Less than half of Canadians have a high level of trust in “reliable sources” such as: government health agencies, public news sources, and scientists, according to an internal investigation by the Federal Privy Council.
The Privy Council report, “Misinformation and Disinformation: An International Effort to Use Behavioral Science to Tackle the Spread of Misinformation,” surveyed 1,872 Canadians using “behavioral interventions” to intent to share false headlines online” was investigated.
Among those surveyed, 42.9% of Canadians place a high degree of trust in public sources of information, especially institutional or authoritative sources such as government health agencies, health professionals, public news sources, and scientists. and report low trust in social media and family. , and friends.
The group was significantly older on average, more likely to have a college degree, had higher incomes, and exhibited “lower conspiratorial thinking and psychological reactance,” first obtained by Blacklock’s Reporter. said the report.
The report further divided two groups. The “distrusted” group, representing 22.5% of the sample, had the lowest trust in all sources, the lowest trust in government health agencies, and the highest trust in social media.
The group reportedly displayed “relatively high levels of conspiratorial thinking and psychological reactance and low openness to evidence.”
Another 34.6% of those surveyed reported a high degree of trust in social media, family and friends, and ranked government health agencies and scientists as the least trustworthy.
“Exposure to false or misleading statements can cast doubt on official and factual information and undermine the integrity and credibility of democratic institutions and their ability to advance the public welfare through policy instruments. potential,” the report said.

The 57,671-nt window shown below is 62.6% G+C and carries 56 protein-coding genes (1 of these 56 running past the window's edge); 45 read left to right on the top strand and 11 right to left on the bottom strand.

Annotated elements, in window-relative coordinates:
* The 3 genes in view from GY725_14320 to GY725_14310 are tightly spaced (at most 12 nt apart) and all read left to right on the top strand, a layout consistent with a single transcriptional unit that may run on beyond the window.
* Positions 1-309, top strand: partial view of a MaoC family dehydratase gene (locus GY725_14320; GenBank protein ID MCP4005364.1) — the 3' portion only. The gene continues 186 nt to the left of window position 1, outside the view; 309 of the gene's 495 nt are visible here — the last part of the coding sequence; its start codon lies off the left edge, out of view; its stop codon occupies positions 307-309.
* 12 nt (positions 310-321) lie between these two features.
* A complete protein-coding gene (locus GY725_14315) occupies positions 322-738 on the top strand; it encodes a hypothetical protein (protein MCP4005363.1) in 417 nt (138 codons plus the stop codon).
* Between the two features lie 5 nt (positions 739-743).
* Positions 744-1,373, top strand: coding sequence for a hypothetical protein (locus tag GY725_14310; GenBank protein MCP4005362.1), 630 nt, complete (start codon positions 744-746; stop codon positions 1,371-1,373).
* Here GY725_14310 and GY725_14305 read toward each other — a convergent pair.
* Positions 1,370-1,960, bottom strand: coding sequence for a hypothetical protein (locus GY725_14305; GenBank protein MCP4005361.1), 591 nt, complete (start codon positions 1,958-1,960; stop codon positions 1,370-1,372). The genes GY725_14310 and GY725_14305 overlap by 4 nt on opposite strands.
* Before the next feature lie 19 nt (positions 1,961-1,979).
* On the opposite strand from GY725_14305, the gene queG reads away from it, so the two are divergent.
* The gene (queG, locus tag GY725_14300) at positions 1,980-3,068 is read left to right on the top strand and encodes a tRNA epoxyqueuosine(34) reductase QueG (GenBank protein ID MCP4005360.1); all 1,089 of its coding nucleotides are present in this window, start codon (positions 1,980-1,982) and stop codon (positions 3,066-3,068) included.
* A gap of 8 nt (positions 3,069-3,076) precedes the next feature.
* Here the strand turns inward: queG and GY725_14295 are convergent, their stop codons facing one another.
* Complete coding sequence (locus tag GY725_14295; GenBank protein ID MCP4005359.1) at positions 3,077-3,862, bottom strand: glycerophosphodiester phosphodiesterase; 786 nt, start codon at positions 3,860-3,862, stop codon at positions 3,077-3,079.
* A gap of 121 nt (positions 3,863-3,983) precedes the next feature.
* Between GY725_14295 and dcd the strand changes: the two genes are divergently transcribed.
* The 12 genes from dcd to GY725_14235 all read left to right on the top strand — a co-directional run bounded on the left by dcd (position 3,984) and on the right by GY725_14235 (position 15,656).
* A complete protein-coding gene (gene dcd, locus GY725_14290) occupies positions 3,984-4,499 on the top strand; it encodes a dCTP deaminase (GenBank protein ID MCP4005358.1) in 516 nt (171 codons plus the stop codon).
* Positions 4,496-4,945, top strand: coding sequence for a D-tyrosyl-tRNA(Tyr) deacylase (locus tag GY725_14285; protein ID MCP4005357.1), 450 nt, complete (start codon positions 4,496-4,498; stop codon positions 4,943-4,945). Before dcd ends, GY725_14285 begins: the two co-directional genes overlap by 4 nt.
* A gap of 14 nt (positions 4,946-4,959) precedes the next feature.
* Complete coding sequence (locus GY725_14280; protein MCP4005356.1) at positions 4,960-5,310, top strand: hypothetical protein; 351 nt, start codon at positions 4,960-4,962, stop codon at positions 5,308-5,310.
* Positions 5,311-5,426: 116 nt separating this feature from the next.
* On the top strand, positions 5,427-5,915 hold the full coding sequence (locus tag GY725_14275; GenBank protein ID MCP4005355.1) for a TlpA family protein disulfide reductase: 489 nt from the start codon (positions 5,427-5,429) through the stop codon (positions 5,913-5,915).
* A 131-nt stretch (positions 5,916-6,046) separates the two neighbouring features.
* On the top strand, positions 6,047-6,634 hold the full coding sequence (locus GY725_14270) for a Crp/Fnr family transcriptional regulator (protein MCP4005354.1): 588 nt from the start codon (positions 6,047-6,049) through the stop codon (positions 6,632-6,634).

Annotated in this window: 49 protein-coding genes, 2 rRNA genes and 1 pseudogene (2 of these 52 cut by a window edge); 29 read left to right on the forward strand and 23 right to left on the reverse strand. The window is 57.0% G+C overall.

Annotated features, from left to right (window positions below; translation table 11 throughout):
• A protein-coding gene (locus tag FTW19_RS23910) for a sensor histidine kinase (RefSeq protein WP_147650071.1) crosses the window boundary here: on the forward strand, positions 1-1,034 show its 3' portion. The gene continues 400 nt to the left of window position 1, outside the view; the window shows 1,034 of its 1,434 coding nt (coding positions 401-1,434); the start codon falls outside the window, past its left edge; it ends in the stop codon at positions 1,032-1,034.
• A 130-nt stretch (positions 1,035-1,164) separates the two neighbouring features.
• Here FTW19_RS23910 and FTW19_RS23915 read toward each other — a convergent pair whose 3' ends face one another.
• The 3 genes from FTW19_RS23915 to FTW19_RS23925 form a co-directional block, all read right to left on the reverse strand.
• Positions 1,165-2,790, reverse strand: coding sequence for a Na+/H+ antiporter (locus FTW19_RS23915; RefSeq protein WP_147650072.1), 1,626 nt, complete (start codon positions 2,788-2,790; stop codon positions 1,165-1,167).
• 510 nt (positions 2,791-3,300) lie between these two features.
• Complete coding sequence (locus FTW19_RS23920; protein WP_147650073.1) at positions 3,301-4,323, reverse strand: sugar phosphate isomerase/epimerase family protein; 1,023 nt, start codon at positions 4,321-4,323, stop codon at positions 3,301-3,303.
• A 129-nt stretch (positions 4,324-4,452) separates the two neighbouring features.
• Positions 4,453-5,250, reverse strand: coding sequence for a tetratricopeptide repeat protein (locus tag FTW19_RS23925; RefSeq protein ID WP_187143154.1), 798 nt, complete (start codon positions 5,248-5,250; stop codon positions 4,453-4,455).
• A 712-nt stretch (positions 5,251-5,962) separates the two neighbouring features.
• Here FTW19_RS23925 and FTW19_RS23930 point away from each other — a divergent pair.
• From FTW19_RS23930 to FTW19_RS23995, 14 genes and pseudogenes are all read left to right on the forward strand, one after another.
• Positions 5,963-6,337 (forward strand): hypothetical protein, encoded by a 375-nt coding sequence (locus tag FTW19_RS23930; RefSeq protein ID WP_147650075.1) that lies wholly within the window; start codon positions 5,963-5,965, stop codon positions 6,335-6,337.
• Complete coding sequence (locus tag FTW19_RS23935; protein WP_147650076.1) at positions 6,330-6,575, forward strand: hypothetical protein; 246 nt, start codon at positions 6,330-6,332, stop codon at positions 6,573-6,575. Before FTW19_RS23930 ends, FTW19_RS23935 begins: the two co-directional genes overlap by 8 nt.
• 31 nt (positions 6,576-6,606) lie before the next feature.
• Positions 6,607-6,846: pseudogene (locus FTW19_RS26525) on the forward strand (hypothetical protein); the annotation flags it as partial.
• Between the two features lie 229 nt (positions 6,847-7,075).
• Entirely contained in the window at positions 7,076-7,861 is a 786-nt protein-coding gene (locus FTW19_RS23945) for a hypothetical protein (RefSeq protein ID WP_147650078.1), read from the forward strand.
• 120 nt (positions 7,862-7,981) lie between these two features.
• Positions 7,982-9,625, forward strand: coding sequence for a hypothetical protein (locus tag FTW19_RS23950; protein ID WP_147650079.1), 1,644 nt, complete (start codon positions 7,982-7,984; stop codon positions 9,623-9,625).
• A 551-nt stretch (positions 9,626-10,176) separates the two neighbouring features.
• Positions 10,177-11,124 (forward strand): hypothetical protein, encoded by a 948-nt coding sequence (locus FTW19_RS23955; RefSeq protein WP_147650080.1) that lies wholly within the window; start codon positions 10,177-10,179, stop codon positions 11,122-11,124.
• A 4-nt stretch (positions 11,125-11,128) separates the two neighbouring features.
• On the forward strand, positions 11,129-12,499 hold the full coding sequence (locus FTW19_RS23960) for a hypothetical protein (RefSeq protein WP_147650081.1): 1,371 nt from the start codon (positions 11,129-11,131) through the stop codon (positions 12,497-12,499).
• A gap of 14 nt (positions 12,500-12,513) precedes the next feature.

A false headline is one that is “deemed false by a third-party fact-checking website.”
“Who believes and spreads false information in the first place, and why?” the report said. “Do our interventions work similarly for different subgroups of people?”
“Relying solely on traditional top-down approaches aimed at regulating content is insufficient to curb the imminent danger of misinformation,” the researchers wrote. “Innovative policy-making tools such as behavioral science can help provide immediate and long-term solutions to misinformation.”
“Individuals’ willingness to comply with COVID containment measures in Europe was found to be associated with trust in pre-pandemic policymakers,” the report notes.
During the pandemic, governments began “exploring opportunities to use behavioral science and experimentation in their COVID response,” according to the report.
The report notes that between April 2020 and April 2021, “troublesome signals” related to misinformation emerged in Canada. Specifically, a high level of belief in “pervasive knowledge gaps” and “verifiable misinformation about COVID-19.”
According to the report, increased “reliance on misinformation” affected “important health-related behaviors, such as the intention to receive vaccinations (and boosts) against COVID-19.”
This study attempted two ‘behavioral interventions’ for the Canadians studied in the study group. Attention Accuracy Prompts and Digital Media Literacy Tips. The report suggests that people’s intent to share false headlines about COVID could be reduced by 21% with “literacy tips.”
The ‘accuracy rating prompt’ gave participants a ‘neutral and non-COVID-19 related headline’ and asked them to rate their accuracy. Following this, participants received 14 headlines and were asked if they would like to share them on social media.
‘Digital Media Literacy Tips’ include ‘researching sources’, ‘checking evidence’, ‘looking at other reports’, and making sure other news outlets are reporting the same thing. I gave people a list of things to do, including tasks for , and “skeptical of headlines.”